Here is McAdam’s description of the theory involved here. 

The figure depicts movement emergence as a highly contingent outcome of an ongoing process of interaction involving at least one set of state actors and one challenger. In point of fact, while I focus here on state/challenger interaction, I think this perspective is applicable to episodes of contention that do not involve state actors. (KL 280)

 This implies that new political thinking and a corresponding social movement do not generally emerge on their own, but rather through contention with another group or the state concerning issues that matter to both. It is a dynamic process of contention and mental formulation involving both status-quo power holders and challengers. And it is an interactive process through which each party develops its own interpretations of the current situation and the opportunities and threats that currently exist through interaction with the other group. This process leads to the formation of “organization / collective identity” — essentially a shared vision of who “we” are, what we believe in and care about, which in turn supports the emergence of a round of “innovative collective action”. The crucial part of his theory is that there is interaction between the two groups at every stage — interpretation, formation of collective identity, and choice of collective actions. Each party influences and shapes the identity and behavior of the other.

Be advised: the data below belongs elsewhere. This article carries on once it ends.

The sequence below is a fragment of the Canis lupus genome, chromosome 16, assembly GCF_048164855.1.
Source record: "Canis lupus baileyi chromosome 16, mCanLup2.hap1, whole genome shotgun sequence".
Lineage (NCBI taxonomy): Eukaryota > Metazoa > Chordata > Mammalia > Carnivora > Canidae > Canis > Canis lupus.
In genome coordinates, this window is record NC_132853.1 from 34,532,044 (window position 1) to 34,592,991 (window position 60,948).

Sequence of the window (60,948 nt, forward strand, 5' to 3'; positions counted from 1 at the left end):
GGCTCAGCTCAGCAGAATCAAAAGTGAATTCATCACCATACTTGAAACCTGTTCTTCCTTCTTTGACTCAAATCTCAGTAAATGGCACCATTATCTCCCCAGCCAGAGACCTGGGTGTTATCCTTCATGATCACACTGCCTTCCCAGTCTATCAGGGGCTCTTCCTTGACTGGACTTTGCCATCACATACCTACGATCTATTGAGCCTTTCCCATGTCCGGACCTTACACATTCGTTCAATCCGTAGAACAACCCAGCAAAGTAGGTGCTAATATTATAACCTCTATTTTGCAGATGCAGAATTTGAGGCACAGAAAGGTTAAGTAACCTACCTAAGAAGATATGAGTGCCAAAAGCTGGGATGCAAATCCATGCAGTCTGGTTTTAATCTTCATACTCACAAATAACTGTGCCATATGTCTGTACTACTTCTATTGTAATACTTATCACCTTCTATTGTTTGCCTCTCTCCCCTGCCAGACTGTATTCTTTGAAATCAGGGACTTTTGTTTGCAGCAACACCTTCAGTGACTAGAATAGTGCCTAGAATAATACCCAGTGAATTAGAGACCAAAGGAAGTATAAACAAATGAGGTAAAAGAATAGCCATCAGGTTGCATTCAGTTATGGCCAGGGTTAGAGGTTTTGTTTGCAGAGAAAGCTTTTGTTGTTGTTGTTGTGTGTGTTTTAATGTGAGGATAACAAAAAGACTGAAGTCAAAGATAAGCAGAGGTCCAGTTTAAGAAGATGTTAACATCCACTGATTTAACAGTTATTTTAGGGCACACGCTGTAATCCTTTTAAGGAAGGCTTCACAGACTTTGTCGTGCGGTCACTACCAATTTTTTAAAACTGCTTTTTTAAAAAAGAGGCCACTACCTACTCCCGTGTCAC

So let’s say that the “challengers” of the decade of the 2020s care primarily about three things: reducing the enormous economic inequalities that exist in our society, controlling climate change, and increasing the power of dispossessed groups to advocate for the issues they care about (abortion rights, Black Lives Matter, and achieving more favorable treatment of immigrants). And the forces of the status quo want three things as well: a favorable environment for corporate profits, secure control of the Federal court system, and no change in racial equality and immigrant status. How might the dynamic that McAdam describes play out?